Returning Students Would Become the "Bottom of the Job-seeking Chain"

Louis Nguyen, a Ph.D. candidate from Princeton University, once conducted a social experiment in which he submitted over 27,000 "fictional" resumes with backgrounds from U.S. universities to various types of Vietnamese companies. The research results revealed that the probability of receiving a response from returning student job applicants was, on average, 18% lower than that of job applicants who graduated from Vietnamese universities. Even for those with backgrounds from top U.S. universities, the response rate was still 7% lower. In other words, returning student applicants are eliminated from the job search before they even get to meet the HR.

From being highly sought after to becoming the "bottom of the career ladder," finding a job has become the biggest concern for contemporary returnees. Misconceptions, biases from both domestic and international sources, and information disparities have left us bruised and battered on the job hunt. We feel lost, anxious, and helpless. To seize every opportunity, we've tried every method and channel, but we've also stumbled along the way.

Experience of Returning Students

International student studying abroad

@Ngoc Hoa: When I returned to Vietnam, I felt confident in my professional qualifications and educational background. I spent over two months not even looking for a job, thinking I was at the top of my game. But reality soon hit, and I realized there were barely any entry-level positions left for recent graduates. After sending out countless resumes, I didn't even receive a single suitable offer. I found myself trapped in a lonely job-seeking cycle with no one to share news, no classmates to commiserate with, and no acquaintances to refer me to.

@Vivian Phan:  It feels like we're under a spell. Whether it's a one-on-one interview or a group interview, there's always one question that haunts us: "With your qualifications, why don't you continue working abroad?" During the job-seeking period, confusion revolves around questions like, "The domestic job market is evolving rapidly; what can I really do here?" and "I don't know how to leverage my advantages as a returnee." However, after entering the workforce, we face different problems, such as, "The salary is low, the work doesn't provide any valuable experience, and overtime is meaningless," "The international connections and work experience I gained abroad are not being utilized," and "Although I'm determined to resign, I can't showcase my job experience."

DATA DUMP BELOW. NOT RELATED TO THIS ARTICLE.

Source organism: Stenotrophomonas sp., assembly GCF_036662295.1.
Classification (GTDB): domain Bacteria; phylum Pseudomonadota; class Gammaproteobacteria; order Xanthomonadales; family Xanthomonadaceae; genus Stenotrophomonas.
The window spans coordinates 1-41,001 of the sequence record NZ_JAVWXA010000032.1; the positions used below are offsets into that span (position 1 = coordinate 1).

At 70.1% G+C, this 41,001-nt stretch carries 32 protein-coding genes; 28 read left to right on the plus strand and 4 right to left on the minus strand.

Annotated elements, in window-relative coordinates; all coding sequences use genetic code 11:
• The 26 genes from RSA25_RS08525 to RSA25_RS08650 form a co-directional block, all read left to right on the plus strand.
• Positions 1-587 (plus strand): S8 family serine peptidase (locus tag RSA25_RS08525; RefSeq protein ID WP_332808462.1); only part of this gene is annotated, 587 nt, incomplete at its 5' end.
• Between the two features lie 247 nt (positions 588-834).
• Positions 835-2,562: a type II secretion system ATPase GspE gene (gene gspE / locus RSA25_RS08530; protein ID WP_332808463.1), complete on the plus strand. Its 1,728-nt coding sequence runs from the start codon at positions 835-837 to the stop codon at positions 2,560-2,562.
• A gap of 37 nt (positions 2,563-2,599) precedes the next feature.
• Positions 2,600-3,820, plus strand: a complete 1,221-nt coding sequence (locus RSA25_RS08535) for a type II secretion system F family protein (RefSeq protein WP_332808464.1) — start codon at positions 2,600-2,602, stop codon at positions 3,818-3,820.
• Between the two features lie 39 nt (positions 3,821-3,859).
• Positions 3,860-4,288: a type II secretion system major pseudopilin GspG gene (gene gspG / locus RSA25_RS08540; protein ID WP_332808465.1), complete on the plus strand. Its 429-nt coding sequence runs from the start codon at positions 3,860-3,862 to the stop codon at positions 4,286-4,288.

@Thao: Life in Vietnam after returning from overseas has not provided the sense of stability that I once imagined, ending my nomadic lifestyle. I'm either at work or on the way to work every day, and everything I do revolves around my job. Overtime has become as natural as breathing, and my coworkers take it for granted. Social media has brought people closer together, but it has also blurred the line between personal and work hours. Every morning, I wake up in a state of confusion and have to force myself to start a new day of work. Sometimes, I truly miss the "nine-to-five lifestyle" of "working in the senior years" abroad.